What is alopecia?
Alopecia is the general medical term for hair loss. Hair loss varies from male baldness to irregular patches of baldness in men and women.
Patchy baldness or alopecia can occur at any age, although it’s more common in people aged 15-29. It affects one or two people in every 1,000 in the UK.
Not normally funded treatment or procedure:
Treatment for alopecia is not usually funded by the patient’s local NHS commissioning organisation. This is because surgical treatment for hair loss is deemed to be a cosmetic procedure.
The British Association Dermatologists state that not treating alopecia is an appropriate option for many patients. In some cases, the condition may spontaneously stop, with only limited patches of hair loss occurring.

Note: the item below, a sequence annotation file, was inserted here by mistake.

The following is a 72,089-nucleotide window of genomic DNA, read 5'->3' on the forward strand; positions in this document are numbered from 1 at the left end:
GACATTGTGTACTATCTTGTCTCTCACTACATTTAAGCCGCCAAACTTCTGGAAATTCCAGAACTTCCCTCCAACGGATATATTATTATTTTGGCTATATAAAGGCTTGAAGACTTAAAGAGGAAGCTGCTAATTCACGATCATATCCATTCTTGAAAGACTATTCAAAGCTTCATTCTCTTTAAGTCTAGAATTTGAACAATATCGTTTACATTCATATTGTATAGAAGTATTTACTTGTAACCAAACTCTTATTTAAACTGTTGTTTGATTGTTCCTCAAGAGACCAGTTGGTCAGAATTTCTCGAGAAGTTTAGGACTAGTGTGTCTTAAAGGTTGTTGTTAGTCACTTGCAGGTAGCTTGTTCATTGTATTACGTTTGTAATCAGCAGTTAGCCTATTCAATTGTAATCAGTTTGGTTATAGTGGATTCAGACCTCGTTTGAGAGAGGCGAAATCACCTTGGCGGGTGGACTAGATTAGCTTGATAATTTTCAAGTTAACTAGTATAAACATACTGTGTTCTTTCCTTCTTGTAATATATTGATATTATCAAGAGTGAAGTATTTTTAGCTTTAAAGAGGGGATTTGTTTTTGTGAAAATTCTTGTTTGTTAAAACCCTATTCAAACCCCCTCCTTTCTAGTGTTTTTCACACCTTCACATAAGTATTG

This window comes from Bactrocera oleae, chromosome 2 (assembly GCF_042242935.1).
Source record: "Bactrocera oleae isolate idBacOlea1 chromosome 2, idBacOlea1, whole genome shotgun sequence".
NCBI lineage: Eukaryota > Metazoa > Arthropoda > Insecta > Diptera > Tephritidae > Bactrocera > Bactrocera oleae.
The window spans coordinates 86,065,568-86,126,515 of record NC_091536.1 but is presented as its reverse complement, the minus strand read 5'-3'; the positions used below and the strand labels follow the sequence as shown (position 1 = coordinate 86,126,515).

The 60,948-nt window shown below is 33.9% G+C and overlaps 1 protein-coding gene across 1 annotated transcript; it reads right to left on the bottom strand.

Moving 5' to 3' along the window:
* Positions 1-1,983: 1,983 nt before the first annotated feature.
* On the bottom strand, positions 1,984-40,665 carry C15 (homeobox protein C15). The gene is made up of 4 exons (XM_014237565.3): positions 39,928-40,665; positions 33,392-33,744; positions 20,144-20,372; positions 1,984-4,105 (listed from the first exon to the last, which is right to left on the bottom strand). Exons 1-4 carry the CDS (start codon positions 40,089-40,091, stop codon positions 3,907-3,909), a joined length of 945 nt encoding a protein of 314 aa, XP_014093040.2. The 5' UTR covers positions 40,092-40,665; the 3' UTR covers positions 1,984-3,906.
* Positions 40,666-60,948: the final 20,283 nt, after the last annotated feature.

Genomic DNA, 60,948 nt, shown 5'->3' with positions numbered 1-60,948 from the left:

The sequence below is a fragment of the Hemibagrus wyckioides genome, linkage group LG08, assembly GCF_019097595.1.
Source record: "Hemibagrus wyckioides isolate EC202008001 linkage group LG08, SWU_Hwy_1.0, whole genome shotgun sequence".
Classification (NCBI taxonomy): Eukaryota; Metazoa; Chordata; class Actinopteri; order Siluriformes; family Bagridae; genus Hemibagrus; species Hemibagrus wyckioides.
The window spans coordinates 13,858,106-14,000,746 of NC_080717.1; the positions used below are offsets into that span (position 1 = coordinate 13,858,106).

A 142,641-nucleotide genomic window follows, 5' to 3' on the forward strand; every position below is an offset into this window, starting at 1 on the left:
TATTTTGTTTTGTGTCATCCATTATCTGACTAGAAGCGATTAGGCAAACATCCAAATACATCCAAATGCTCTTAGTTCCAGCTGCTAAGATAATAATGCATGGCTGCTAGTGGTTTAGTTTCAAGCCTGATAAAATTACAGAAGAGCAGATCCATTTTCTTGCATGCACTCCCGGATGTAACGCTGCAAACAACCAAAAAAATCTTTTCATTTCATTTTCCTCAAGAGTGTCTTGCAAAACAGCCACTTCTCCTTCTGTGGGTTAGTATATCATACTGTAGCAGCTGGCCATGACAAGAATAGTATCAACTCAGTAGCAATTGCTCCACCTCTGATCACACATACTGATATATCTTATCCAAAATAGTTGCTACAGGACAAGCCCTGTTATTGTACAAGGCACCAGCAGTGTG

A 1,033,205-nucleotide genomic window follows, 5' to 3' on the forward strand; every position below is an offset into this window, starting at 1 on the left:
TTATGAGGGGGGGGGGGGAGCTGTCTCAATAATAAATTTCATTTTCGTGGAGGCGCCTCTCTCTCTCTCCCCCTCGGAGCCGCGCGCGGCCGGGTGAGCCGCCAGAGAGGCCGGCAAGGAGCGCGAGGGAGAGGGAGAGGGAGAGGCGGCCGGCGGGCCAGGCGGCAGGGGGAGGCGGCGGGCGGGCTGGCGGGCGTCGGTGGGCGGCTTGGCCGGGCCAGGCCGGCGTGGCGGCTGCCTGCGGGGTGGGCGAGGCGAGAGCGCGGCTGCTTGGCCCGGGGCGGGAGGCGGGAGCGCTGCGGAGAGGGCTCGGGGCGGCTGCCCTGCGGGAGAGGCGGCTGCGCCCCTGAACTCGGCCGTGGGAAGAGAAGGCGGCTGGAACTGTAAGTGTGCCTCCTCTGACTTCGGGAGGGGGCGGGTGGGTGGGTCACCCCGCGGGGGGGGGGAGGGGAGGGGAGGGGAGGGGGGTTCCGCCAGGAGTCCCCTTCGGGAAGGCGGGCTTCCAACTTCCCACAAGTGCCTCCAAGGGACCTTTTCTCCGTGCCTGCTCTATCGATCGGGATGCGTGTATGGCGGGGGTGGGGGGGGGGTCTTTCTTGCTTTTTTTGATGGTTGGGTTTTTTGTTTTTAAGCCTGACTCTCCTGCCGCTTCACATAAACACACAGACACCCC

The clinician in charge of the care of the patient’s specific condition, usually a hospital doctor, can assist the application, if there is exceptional clinical need for the treatment to be funded. The patient’s clinician must evidence clinical exceptionality and must be supported by the patient’s local NHS commissioning organisation. See separate leaflet for more information on Individual Funding Requests (IFRs).
Advice and further guidance:
- For more information search for ‘hair loss treatment’ at www.nhs.uk
- Choosing Wisely UK is part of a global initiative aimed at improving conversations between patients and their doctors and nurses.
Treatment policy for patients covered by NHS Birmingham and Solihull CCG